How to activate Mac’s new built-in two-factor authenticator (and why you should)

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Photo: Kamil Zajaczkowski (Shutterstock)

In case you’ve never heard us preach on this matter before, you really should be using two-factor authentication for all your important accounts. An extra layer of extra security, with a six-digit passcode that is refreshed every 30 seconds, is essential to keep your digital accounts safe. But the question is, how do you do it in a way that is really easy to use?

The options are numerous; Bitwarden and 1Password both have two-factor authentication features built in, but these apps cost money and are ultimately third-party options, rather than something built into our devices. But now Apple has integrated two-factor authentication into the Passwords feature with iOS 15, iPadOS 15, and macOS Monterey.

This feature syncs across all of your devices using iCloud Keychain, so all of your iPhone two-factor codes will be available on your Mac, and vice versa. (Here is how to use the two-factor process for iPhone and iPad.) And if you’re using Safari, you can enter two-factor authentication codes just using Touch ID, without the need to dig into a password manager app.

How to set up two-factor authentication on Mac

Setting up two-factor authentication on macOS Monterey is as easy as it gets – just enter the verification code and you’re good to go. The process for most websites, apps, and services is the same. In this example, we’ll be using Twitter in the Safari browser. You will need to add the website connection to iCloud Keychain first.

To get started, open the website and find the two-factor authentication feature in the settings. On Twitter, it is available in Settings and privacy > Security and account access > Security > Two-factor authentication. Here, choose the “Authentication application”Option.

Image from article titled How to Activate Mac's New Built-in Two-Factor Authenticator (and Why You Should Do It)

Screenshot: Khamosh Pathak

From the wizard, click on the “Start“button. Enter your password and choose the”To verify”Option.

Image from article titled How to Activate Mac's New Built-in Two-Factor Authenticator (and Why You Should Do It)

Screenshot: Khamosh Pathak

Twitter will show you a QR code by default. Instead, click on the small “Unable to scan QR code? “link at the bottom.

Image from article titled How to Activate Mac's New Built-in Two-Factor Authenticator (and Why You Should Do It)

Screenshot: Khamosh Pathak

Copy the verification code you see.

Image from article titled How to Activate Mac's New Built-in Two-Factor Authenticator (and Why You Should Do It)

Screenshot: Khamosh Pathak

On your Mac, open “System Preferences, “and go to “Passwords. Authenticate, then open the “Twitter“connection. Here, click on the”Edit” button.

Image from article titled How to Activate Mac's New Built-in Two-Factor Authenticator (and Why You Should Do It)

Screenshot: Khamosh Pathak

In the Verification code section, click on the “Enter the configuration key” button.

Image from article titled How to Activate Mac's New Built-in Two-Factor Authenticator (and Why You Should Do It)

Screenshot: Khamosh Pathak

Paste the website verification code and click “Okay. ” Then click on the “to safeguard”To save the details.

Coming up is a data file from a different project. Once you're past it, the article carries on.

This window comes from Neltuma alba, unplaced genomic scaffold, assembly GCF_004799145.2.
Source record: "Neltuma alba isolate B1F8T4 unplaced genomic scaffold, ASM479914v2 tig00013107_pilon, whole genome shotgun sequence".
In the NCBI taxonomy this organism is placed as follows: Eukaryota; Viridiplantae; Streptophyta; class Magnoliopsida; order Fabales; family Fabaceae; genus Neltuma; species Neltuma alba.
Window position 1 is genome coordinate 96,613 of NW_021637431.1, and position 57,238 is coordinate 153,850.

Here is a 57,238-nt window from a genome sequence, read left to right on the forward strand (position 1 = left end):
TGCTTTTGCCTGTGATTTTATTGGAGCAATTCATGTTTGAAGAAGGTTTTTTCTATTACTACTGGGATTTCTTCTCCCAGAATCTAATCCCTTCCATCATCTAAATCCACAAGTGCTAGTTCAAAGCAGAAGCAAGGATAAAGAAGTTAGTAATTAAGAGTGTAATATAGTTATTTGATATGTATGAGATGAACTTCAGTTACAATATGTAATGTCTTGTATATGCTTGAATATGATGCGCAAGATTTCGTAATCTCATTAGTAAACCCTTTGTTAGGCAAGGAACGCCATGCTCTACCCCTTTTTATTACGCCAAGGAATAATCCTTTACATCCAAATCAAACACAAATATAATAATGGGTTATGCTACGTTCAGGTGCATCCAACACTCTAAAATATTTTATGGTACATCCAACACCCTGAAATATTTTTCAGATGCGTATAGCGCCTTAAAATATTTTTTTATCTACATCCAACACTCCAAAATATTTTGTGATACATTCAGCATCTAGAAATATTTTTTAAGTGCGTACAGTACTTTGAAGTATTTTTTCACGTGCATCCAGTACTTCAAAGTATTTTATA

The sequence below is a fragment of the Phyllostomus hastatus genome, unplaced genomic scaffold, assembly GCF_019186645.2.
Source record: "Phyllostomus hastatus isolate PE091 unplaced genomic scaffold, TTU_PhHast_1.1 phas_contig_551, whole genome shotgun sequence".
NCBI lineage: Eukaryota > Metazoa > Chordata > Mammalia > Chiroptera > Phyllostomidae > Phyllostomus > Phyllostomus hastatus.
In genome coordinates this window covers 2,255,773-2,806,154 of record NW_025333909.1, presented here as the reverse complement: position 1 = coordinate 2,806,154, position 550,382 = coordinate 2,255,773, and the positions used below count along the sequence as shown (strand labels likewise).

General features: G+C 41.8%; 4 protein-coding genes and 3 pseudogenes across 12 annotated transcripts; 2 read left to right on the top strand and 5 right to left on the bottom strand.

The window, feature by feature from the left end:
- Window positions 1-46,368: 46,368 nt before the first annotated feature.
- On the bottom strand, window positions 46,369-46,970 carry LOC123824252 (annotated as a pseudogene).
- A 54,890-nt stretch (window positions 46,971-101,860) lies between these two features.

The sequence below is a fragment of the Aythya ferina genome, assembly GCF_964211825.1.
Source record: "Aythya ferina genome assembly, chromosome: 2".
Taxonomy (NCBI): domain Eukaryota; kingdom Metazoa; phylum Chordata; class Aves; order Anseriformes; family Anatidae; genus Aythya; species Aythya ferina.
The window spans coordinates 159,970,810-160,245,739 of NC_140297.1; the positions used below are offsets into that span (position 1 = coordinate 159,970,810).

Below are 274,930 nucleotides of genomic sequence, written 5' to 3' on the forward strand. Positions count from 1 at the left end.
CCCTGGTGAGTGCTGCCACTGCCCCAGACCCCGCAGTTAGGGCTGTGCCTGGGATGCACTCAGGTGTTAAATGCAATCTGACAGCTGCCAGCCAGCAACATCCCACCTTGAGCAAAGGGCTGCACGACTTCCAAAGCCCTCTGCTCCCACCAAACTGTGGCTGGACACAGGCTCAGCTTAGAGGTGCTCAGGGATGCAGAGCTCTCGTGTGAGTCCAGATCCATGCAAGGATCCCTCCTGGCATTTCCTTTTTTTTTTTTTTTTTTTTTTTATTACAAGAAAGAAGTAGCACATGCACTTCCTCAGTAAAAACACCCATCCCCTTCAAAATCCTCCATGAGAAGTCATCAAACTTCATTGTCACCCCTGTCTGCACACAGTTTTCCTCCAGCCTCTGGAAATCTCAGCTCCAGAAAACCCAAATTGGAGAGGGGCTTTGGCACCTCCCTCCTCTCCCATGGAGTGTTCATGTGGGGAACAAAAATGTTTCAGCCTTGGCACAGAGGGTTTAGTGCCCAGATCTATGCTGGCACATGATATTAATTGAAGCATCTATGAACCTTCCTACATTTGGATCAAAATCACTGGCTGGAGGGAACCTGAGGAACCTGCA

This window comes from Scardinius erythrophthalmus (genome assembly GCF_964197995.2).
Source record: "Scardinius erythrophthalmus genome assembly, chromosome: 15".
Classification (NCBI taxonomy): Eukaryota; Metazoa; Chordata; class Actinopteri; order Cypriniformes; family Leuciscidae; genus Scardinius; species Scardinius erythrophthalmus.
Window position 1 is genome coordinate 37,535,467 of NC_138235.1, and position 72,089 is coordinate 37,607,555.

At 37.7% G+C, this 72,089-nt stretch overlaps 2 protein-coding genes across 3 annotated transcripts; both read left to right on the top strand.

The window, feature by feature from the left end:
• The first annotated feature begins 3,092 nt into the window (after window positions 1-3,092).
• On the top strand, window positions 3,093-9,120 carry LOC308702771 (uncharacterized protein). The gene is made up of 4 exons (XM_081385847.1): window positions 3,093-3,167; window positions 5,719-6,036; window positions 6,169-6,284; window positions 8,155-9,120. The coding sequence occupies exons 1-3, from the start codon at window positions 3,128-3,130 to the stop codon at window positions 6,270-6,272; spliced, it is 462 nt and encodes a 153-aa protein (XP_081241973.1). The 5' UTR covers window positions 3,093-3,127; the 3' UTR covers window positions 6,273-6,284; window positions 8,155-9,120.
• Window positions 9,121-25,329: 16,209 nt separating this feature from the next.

Image from article titled How to Activate Mac's New Built-in Two-Factor Authenticator (and Why You Should Do It)

Screenshot: Khamosh Pathak

You will now see a six-digit verification code which is refreshed every 30 seconds. Go back to Twitter, click the “Next”On the verification code screen and enter the six-digit code.

Image from article titled How to Activate Mac's New Built-in Two-Factor Authenticator (and Why You Should Do It)

Screenshot: Khamosh Pathak

If you’re using a Mac with Touch ID, you can grab it just by scanning your finger—you will see the code is checked, and two-factor authentication will be configured and enabled. You will also see a backup code that you need to save in a safe place (perhaps a password protected note in the Notes app).

How to sign in using two-factor authentication on Mac

Image from article titled How to Activate Mac's New Built-in Two-Factor Authenticator (and Why You Should Do It)

Screenshot: Khamosh Pathak

If you’re using Safari, you don’t need to search for verification codes. Safari will automatically fill them in for you. The next time you sign in to the site and find yourself on the verification page, just use Touch ID to sign in. If you are not using Safari, you will have to manually find the verification code. To do this, open System Preferences > Passwords, and find the connection to the website. You will see the verification code on the details screen.

Image from article titled How to Activate Mac's New Built-in Two-Factor Authenticator (and Why You Should Do It)

Screenshot: Khamosh Pathak

How to remove two-factor authentication on Mac

If you no longer want to use two-factor authentication for a website, you can remove it from the Passwords app. First, make sure to turn it off on the website itself (as this might require you to enter a verification code).

Then go to System Preferences > Passwords. Find the website in question, and click the “Edit“button. In the Verification code section, click the”Remove verification codebutton “, and on the confirmation window, choose “Remove verification code“ again. The two-factor authentication section will now disappear.


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Steven L. Nielsen

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